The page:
NASA’s Mars mission needs defined, achievable plan: Congressional committee says

NASA’s Mars mission needs defined, achievable plan: Congressional committee says

NASA’s Mars mission is in a critical need of a much more defined plan and clear, achievable milestones to become feasible, a Congressional committee said.

At a special hearing on Wednesday, members of the U.S. House Committee on Science, Space, & Technology said the space agency’s Journey to Mars initiative currently lacked a clear, defined plan and achievable milestones.

The committee members also raised doubts over the feasibility of NASA’s long-term Mars mission, citing the massive amount of money required for the trip to the Red Planet. They also pointed to a significant leap in technological development.


Citing all those enormous challenges, some of those who attended the special meeting suggested that the space agency should either reconsider its approach or switch its attention to a Moon mission as an alternative.

Some also criticized the agency’s Asteroid Redirect Mission (ARM), which aims to catch a piece of an asteroid and bring it into lunar orbit, where humans on the Space Launch System (SLS) can visit it.

Brian Babin, a Republican representative from Texas, said, “This (ARM) is a misguided mission without a mission, without a launch date, and without ties to exploration goals. It’s just a time-wasting distraction.”

The SLS is the most powerful rocket NASA has ever built. This rocket and Orion crew capsule will be used to transport humans to Mars. The space agency aims to put humans on the Red Planet by 2030.

Spacenews reported that, at a Feb. 3 hearing of the House Science space subcommittee, members and witnesses argued that NASA needs to provide more details about its long-term goal of sending humans to Mars to keep that program on track when the next president takes office.

“There appears to be a consensus that the horizon goal of America’s human exploration program is to land on the surface of Mars. But how will we get there?” asked the subcommittee’s chairman, Rep. Brian Babin (R-Texas). “How do we ensure that the next administration does not wipe the slate clean, erasing all the hard work of the last five years?”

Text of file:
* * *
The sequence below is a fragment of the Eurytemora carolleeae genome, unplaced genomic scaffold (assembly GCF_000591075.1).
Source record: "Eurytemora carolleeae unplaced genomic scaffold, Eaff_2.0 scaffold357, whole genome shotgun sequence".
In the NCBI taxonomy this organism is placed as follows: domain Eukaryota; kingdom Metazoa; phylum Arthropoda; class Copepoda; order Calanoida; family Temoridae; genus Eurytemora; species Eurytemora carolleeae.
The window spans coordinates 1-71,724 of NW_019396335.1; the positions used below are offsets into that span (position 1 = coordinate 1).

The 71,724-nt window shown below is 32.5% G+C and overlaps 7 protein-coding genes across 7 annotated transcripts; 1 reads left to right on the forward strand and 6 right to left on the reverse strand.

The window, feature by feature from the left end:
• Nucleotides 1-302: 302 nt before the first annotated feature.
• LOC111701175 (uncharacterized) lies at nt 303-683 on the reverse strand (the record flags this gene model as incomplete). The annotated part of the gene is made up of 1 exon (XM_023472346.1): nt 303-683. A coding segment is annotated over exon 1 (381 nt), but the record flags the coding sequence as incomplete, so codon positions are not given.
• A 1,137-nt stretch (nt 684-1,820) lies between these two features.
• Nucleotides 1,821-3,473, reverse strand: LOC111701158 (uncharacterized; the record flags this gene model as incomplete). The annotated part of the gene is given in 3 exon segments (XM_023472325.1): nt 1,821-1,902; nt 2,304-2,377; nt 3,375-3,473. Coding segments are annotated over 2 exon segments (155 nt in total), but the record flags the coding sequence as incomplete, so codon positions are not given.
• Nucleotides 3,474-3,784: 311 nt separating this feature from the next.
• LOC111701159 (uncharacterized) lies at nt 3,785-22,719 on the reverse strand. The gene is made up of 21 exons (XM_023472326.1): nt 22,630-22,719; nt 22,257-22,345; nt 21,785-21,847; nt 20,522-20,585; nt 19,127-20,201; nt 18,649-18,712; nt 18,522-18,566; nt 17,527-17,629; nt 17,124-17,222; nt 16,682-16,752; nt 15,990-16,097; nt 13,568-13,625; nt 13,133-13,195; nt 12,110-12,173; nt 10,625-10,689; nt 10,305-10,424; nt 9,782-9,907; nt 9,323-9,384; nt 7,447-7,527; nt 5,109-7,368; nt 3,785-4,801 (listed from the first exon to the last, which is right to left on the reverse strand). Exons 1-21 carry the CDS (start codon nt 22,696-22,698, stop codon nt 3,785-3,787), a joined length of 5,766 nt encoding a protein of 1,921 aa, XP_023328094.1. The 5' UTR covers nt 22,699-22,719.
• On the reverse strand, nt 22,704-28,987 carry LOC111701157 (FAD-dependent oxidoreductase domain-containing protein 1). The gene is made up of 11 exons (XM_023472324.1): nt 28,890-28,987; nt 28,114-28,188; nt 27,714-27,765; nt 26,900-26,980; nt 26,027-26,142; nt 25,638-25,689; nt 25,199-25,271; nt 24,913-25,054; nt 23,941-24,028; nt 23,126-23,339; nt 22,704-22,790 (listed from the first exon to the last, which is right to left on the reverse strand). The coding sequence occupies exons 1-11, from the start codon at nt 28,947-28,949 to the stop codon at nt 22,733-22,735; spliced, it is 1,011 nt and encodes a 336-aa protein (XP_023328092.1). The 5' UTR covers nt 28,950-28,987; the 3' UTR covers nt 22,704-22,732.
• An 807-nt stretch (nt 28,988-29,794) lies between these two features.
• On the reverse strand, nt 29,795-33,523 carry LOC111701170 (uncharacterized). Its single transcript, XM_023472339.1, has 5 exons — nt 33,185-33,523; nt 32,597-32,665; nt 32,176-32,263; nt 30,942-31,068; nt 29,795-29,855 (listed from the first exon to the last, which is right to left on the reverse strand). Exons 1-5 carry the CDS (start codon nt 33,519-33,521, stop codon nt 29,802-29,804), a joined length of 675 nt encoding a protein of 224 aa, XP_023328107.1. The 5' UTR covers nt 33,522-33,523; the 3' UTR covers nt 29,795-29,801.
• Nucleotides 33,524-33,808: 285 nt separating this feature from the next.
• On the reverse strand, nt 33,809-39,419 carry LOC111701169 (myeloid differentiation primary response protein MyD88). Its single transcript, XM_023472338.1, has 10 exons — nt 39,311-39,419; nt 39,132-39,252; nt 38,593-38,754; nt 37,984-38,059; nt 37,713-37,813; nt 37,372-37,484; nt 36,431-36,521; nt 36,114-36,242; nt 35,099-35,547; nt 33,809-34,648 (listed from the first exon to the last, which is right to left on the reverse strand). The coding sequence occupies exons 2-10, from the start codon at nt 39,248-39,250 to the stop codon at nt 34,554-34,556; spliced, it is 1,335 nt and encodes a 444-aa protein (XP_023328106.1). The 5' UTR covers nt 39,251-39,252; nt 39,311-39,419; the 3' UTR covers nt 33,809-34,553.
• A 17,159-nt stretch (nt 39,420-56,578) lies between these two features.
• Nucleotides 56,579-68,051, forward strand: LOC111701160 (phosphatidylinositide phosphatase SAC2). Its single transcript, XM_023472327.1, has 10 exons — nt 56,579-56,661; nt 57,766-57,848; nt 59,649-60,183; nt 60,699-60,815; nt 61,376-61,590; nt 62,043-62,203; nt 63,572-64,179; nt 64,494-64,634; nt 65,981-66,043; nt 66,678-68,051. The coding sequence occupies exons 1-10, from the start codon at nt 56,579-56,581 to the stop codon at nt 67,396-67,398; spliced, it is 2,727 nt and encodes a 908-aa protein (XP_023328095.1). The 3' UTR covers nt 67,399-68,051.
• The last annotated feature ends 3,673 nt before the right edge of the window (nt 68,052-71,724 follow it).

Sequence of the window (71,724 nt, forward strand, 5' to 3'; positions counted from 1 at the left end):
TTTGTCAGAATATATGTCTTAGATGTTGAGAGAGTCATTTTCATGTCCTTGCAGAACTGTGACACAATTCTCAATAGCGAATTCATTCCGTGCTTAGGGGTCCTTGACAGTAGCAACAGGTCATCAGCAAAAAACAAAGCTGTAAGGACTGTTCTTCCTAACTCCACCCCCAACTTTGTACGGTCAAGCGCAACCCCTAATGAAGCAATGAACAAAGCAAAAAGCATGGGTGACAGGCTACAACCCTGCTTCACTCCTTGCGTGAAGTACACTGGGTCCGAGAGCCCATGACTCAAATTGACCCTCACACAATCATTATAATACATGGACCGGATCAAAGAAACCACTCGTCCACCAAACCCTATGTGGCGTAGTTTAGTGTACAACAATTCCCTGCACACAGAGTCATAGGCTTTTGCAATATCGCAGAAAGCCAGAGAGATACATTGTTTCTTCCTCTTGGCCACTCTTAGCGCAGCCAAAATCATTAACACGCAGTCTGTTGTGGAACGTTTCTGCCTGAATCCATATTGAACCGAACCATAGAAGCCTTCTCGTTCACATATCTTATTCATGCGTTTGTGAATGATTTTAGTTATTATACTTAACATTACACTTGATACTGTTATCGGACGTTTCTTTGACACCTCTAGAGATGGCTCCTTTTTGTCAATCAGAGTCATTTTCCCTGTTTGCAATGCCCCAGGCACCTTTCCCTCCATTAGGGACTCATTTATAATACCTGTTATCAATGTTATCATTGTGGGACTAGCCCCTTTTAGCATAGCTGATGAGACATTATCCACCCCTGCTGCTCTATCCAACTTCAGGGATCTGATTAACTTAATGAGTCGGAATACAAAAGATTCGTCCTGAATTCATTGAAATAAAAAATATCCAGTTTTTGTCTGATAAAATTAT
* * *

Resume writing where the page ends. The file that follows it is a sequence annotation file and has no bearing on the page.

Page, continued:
US News report said, Alexander was particularly concerned that NASA is distracted with too many projects. The agency aims to move an asteroid from beyond Mars and bring it closer to Earth where astronauts can visit it – a plan Alexander called “uninspiring” and “without any connection to a larger exploration roadmap.”

“Without a roadmap to guide the agency, NASA will continue to be subject to indirection and proposed budget cuts by the White House,” Alexander said, alluding to the next administration. “For its part, Congress will continue to ensure that space exploration will receive the funding needed to stay on schedule and on budget.”

According to the Inverse, some witnesses testified that NASA will either need to rethink its longterm plans for Mars, or drop the endeavor and refocus on sending people to the moon. It’s not often that Congress demonstrates critical aptitude in science and tech, but in this case, they raise some pretty fair concerns.

“We do not have a planned strategy or architecture with sufficient detail,” said Tom Young, former director of NASA’s Goddard Space Flight Center, regarding the Journey to Mars initiative.


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